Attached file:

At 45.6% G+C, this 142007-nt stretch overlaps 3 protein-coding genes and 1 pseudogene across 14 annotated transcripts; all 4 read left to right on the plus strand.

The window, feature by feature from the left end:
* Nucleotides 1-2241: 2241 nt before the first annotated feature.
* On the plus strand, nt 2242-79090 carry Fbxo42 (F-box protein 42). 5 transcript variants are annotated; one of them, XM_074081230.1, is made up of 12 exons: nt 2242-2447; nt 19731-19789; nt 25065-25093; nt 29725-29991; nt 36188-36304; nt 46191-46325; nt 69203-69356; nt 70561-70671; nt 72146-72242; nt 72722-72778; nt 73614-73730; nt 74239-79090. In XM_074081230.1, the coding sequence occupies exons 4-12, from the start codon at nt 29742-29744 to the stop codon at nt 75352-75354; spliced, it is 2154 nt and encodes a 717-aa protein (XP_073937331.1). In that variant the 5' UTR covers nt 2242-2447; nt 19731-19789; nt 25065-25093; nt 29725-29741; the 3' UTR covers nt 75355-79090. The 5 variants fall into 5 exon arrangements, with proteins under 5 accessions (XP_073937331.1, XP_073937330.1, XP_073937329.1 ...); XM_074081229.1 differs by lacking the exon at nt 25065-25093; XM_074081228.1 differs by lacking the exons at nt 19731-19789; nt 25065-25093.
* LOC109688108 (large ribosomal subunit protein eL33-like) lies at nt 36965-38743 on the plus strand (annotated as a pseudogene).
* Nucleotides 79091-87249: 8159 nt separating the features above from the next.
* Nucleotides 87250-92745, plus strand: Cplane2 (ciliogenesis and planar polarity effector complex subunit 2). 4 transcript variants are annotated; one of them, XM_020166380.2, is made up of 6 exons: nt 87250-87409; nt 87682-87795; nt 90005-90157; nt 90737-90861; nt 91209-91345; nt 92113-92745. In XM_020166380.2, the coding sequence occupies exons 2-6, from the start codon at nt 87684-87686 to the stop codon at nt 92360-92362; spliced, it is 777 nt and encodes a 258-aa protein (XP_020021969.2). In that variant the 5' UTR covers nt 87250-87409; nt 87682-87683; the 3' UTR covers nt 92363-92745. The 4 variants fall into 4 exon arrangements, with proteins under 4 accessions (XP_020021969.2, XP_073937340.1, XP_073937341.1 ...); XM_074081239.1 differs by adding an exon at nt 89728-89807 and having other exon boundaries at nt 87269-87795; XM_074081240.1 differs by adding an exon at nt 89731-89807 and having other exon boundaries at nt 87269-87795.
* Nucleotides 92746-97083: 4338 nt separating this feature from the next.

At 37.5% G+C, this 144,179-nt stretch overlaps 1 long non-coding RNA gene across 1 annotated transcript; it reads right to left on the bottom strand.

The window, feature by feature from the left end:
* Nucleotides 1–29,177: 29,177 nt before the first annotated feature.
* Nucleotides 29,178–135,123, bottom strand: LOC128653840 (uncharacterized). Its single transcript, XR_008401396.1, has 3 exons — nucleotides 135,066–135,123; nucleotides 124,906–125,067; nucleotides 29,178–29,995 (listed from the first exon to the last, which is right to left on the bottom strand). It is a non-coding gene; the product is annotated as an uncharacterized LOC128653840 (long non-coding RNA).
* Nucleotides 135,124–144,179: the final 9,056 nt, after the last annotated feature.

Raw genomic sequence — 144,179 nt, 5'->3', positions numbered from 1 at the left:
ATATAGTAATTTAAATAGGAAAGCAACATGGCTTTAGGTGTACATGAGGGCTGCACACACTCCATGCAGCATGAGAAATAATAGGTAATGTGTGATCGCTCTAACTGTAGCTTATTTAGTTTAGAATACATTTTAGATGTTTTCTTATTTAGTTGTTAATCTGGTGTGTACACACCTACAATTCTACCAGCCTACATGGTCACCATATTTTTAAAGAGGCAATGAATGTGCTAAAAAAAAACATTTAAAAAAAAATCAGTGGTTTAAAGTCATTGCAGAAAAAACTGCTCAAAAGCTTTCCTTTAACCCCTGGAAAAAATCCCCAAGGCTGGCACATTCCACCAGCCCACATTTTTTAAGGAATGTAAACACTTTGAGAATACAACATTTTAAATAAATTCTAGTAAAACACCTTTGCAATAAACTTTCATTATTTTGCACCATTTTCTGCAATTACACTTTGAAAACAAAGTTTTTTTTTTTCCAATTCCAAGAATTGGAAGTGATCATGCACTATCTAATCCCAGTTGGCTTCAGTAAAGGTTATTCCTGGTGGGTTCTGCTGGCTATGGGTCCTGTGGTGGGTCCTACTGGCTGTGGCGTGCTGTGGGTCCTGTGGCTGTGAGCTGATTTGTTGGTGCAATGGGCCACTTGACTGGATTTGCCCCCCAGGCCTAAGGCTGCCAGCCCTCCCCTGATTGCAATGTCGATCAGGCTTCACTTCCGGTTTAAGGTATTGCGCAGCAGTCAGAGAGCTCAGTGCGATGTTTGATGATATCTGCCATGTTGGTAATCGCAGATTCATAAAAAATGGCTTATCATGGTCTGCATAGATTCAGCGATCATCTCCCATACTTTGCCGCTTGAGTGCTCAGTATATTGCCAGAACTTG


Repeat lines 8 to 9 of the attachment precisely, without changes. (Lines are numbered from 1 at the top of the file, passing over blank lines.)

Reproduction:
* Nucleotides 92746-97083: 4338 nt separating this feature from the next.

At 37.5% G+C, this 144,179-nt stretch overlaps 1 long non-coding RNA gene across 1 annotated transcript; it reads right to left on the bottom strand.